Back down to earth

It may be that the international break undercut the momentum of 3 successive league wins. It certainly robbed Town of Colwill and Sinani, both deemed too fragile to appear, as Corberán left them on the bench and opted for Holmes and Sarr in their place.


Long on endeavour and short on quality or inspiration, both sides worked hard to cancel each other out for long periods with the first half bogged down with mediocrity and defensive dominance. The second 45 delivered a few moments for both but overall the contest will not live long in the memory.


With Thomas shackled and Koroma suffering a poor afternoon, Town’s threat was too predictable and sporadic, not helped by a lack of midfield thrust. To their credit, Stoke stifled the visitors’ threats to the level of futility slightly more effectively than Town did to theirs, resulting in a narrow home victory.


A bright start by the Terriers soon faded and neither side could produce a decent effort on goal. The flow of the game wasn’t helped by Town’s time wasting at dead balls, set pieces and throw ins, an unattractive trait which has a big propensity for blowback; having to chase an equaliser late on, for example.


Stoke themselves were not averse to a tactical foul or two to disrupt their opponent, and a better referee would have punished both sides earlier which may have elevated the game above the desperately mundane.


The first half may have been fascinating for tactical purists, but an extended yawn for the rest of us.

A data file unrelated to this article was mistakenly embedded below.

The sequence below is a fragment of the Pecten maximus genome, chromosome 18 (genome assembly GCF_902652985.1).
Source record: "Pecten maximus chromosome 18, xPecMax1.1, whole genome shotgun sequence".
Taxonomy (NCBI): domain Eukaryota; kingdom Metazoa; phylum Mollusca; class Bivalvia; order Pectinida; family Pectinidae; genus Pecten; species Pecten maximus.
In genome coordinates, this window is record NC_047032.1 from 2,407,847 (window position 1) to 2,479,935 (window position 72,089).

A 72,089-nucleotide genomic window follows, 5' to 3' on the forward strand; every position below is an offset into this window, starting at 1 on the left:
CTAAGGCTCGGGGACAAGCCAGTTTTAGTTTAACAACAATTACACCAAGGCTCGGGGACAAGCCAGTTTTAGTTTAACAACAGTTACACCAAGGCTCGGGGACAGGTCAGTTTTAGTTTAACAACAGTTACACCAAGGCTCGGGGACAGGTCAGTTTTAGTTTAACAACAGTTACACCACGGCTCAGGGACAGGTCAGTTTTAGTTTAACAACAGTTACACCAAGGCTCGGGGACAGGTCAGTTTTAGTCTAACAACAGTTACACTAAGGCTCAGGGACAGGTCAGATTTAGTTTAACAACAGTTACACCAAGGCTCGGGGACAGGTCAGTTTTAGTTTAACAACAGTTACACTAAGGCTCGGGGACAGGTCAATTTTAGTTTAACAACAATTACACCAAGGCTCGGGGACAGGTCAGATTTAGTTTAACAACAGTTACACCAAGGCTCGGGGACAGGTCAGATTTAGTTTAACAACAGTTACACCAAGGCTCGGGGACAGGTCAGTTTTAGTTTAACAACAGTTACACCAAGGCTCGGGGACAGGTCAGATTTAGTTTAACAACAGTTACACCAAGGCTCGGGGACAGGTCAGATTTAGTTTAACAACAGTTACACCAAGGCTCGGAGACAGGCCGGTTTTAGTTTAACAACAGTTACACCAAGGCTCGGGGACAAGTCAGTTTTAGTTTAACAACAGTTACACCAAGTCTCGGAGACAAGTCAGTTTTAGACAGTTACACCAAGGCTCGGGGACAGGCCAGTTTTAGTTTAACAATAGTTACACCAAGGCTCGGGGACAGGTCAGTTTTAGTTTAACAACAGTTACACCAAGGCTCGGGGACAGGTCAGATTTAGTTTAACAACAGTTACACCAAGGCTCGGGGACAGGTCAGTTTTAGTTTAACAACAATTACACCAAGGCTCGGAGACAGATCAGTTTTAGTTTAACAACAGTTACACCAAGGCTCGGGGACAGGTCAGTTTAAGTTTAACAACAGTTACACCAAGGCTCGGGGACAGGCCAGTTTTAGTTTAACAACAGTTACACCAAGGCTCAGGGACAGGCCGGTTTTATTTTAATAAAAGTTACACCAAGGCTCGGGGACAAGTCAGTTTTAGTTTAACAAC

An early goal for Town in the second half promised to open up proceedings. In keeping with the overall tenor of the fixture, it was a scruffy affair with Toffolo taking advantage of a loose ball following a decent Thomas free kick delivery and, at last, a shot on target saved by the keeper’s legs.


Having broken through, the fate of the points rested on Town clinging to their lead with defensive solidity, discipline and, inevitably, more of that time wasting (which would, at least, have more of a point than in the opening twenty minutes).


Such ambition was crushed within minutes as an excellent corner found a Potter’s head, without challenge, and the home side were level.


To Town’s credit, they always strived to get on the front foot but had neither the guile or the physicality to break down the hosts’ solid organisation and looked increasingly vulnerable to the counter.


As attacks fizzled out at the business end, a rare Stoke counter saw the impressive Vrancic turn Sarr far too easily on the edge of the box and fire a ball across the danger area. Pearson, under no discernible pressure, got everything wrong and fumbled the ball in to the net to give the home side the lead.


Perhaps the own goal was karma for the Preston game, and left the visitors with a huge task to salvage a point from the encounter.


One decent effort from Thomas aside, which was just wide, they never looked like coming back. 


It certainly wasn’t for lack of effort, but Stoke were defensively excellent, epitomised by a sequence when 3 successive shots were blocked by committed home players.


The introduction of Sinani and Mipo were too late to change the course of events. The youngster barely got a touch in his ten minute cameo, though Sinani and Turton (on for Lees as Town went to a back four) created more space for Thomas on the right. When personnel allows, Thomas will surely be pushed further up the pitch.


A routine defeat away to a well organised and physical side is not a cause for concern, and few have got carried away by a short spell of good results which demanded contextual scrutiny, but it was a day to quickly forget.

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